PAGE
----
In one of the biggest surprises of this transfer window, Manchester United announced on Friday that they had agreed terms to bring Cristiano Ronaldo back to Old Trafford.
The Portugal captain will make his much-anticipated return pending a medical and a visa and, coupled with the arrival of Jadon Sancho and Edinson Cavani agreeing to stay for another year, it means Ole Gunnar Solskjaer has a wealth of attacking options at his disposal.
Ronaldo is a very different player now than he was back in 2009 when he left the club for Real Madrid as the reigning Ballon d’Or holder. He was primarily a star out wide for Sir Alex Ferguson, winning the 2008 Champions League as well as the Premier League title on three consecutive occasions.
His partnership with Wayne Rooney and Carlos Tevez in 2007-08 in particular was devastating, where Ronaldo lined up primarily from the right to lead United’s goal threat alongside the creativity of Rooney and the tireless workrate of Tevez.
But these days Ronaldo does most of his best work close to the opposition six-yard box; he has become a ruthlessly efficient centre-forward.
At United, the bulk of the wing work will be conducted by younger players like Marcus Rashford - who idolised Ronaldo as a young player coming through - and Sancho.
Ronaldo will instead be expected to solve Solskjaer’s centre-forward issues. His arrival could put paid to the chances of Anthony Martial starting many matches this season, after a poor start, while sensational young striker Mason Greenwood might end up partnering Ronaldo or else have to bide his time for opportunities on his own through the centre.
In any case, Greenwood can legitimately claim to be learning from the best; not only is Ronaldo a bonafide club legend but one of the greatest forwards ever to play the game.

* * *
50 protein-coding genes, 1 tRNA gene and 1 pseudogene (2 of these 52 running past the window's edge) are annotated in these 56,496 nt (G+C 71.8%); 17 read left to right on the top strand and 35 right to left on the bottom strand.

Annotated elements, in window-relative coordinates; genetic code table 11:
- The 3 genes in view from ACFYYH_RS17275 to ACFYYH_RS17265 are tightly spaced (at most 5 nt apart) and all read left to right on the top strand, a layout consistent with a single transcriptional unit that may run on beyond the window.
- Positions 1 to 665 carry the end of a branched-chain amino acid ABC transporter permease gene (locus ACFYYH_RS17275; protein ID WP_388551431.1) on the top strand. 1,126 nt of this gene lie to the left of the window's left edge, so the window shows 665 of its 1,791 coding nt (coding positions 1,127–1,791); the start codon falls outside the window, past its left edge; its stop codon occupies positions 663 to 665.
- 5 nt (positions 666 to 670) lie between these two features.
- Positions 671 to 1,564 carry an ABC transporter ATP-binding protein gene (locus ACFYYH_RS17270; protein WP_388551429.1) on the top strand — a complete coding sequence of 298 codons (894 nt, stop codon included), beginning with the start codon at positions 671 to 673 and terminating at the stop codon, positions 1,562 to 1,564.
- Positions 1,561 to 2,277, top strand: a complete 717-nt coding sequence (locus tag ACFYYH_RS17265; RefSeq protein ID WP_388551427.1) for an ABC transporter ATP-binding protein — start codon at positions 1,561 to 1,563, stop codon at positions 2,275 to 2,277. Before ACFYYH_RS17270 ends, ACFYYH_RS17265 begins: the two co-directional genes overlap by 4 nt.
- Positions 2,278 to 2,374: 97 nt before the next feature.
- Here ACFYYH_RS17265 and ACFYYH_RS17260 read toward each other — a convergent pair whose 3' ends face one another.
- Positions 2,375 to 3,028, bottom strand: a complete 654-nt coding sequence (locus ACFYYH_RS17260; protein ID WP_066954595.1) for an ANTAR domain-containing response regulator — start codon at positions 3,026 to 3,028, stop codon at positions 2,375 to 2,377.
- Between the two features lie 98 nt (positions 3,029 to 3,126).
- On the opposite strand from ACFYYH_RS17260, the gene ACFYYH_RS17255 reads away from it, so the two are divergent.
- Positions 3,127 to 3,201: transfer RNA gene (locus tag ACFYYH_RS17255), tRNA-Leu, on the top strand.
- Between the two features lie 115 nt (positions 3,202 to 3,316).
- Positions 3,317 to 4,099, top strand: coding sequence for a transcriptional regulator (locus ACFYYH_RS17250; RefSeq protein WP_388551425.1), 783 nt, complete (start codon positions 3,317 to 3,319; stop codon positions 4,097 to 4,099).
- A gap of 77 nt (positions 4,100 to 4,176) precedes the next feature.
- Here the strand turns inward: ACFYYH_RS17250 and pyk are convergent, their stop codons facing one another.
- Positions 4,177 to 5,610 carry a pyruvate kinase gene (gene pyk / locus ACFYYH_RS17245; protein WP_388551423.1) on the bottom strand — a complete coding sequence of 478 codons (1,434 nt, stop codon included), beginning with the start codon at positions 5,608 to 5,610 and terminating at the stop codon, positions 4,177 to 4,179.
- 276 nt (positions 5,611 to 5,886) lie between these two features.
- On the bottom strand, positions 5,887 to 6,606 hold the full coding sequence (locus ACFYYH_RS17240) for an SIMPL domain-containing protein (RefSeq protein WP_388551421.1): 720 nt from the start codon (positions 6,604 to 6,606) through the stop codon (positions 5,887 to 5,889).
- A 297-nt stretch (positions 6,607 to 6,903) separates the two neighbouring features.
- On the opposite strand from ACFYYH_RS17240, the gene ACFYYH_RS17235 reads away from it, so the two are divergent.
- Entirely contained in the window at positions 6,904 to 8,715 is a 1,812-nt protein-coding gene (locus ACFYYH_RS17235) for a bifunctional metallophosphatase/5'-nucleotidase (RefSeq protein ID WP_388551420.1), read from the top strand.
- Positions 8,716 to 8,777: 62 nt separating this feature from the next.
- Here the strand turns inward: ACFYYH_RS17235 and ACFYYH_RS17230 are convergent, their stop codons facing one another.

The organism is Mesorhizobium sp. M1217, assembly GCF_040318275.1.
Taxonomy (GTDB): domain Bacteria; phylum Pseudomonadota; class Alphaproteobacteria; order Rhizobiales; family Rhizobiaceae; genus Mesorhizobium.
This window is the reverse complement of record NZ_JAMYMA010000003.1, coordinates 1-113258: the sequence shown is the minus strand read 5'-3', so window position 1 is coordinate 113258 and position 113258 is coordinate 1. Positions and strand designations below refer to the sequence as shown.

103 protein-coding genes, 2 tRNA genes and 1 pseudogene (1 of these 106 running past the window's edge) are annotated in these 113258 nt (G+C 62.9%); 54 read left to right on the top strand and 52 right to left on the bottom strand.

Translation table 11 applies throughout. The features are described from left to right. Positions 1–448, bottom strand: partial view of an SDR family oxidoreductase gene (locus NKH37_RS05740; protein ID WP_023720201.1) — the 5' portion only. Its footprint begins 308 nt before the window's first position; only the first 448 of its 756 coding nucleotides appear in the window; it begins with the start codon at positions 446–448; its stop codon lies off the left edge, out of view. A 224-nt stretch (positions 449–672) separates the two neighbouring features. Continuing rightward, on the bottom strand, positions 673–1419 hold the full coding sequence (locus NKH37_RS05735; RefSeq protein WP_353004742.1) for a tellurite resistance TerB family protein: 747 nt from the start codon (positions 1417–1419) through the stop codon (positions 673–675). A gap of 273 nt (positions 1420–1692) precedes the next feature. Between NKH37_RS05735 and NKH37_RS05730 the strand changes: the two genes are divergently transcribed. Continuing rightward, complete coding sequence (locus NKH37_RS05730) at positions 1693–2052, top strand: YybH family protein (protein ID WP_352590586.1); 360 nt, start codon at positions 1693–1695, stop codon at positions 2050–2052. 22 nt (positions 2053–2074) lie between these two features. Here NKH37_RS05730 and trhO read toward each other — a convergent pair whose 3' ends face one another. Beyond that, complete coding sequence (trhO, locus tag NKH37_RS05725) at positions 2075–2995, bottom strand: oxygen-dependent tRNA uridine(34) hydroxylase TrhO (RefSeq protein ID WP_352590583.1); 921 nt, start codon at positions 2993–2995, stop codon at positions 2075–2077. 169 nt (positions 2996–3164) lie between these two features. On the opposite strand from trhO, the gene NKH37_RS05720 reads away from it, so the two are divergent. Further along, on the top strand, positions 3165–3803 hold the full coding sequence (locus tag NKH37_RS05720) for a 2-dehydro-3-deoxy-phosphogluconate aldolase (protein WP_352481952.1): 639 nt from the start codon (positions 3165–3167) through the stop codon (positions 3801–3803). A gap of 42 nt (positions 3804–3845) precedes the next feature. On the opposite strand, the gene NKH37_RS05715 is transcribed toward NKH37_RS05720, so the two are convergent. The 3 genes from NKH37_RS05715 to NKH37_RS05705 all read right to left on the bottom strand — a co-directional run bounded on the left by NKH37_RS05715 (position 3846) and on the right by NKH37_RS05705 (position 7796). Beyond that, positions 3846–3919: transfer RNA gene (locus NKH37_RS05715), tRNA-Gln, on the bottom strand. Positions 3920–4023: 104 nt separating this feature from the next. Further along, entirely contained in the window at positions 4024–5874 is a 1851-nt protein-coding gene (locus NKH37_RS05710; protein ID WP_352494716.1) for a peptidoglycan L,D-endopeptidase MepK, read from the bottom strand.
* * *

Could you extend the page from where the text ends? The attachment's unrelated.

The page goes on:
So what are United's options with Ronaldo back in the fold?
Solskjaer spoke about his forward line lacking a clinical edge after their 1-1 draw against Southampton and nobody knows how to finish quite as well as the Portugal international, who has scored 674 goals in 895 club appearances across spells at Sporting C.P., United, Real Madrid and Juventus.
Cavani’s arrival emphasised how much United had been lacking a true striker, as his movement created chances for his team-mates and caused problems for defences.
Ronaldo brings that ability to lead the line and the strongest XI Solskjaer has at his disposal will surely include Ronaldo up top, Paul Pogba, Bruno Fernandes and new signing Sancho.
At the moment, with Rashford out injured as he recovers from shoulder surgery, he’s not an option, and Pogba has been in sensational form at the start of the season, playing off the left.Playing Surface
The manager at one stage looked set to depart from the 4-2-3-1 he has become accustomed to and go for a more attacking 4-3-3, but so far we’ve seen the double pivot in defensive midfield going strong.
If Solskjaer does decide to unleash all of his attacking pieces, one of the options would be to play Pogba beside a deep-lying midfielder like Nemanja Matic, Fred or McTominay.
With Sancho and Greenwood’s versatility, they could start either side of Ronaldo up front, switching as they see fit to compliment Solskjaer’s attacking system.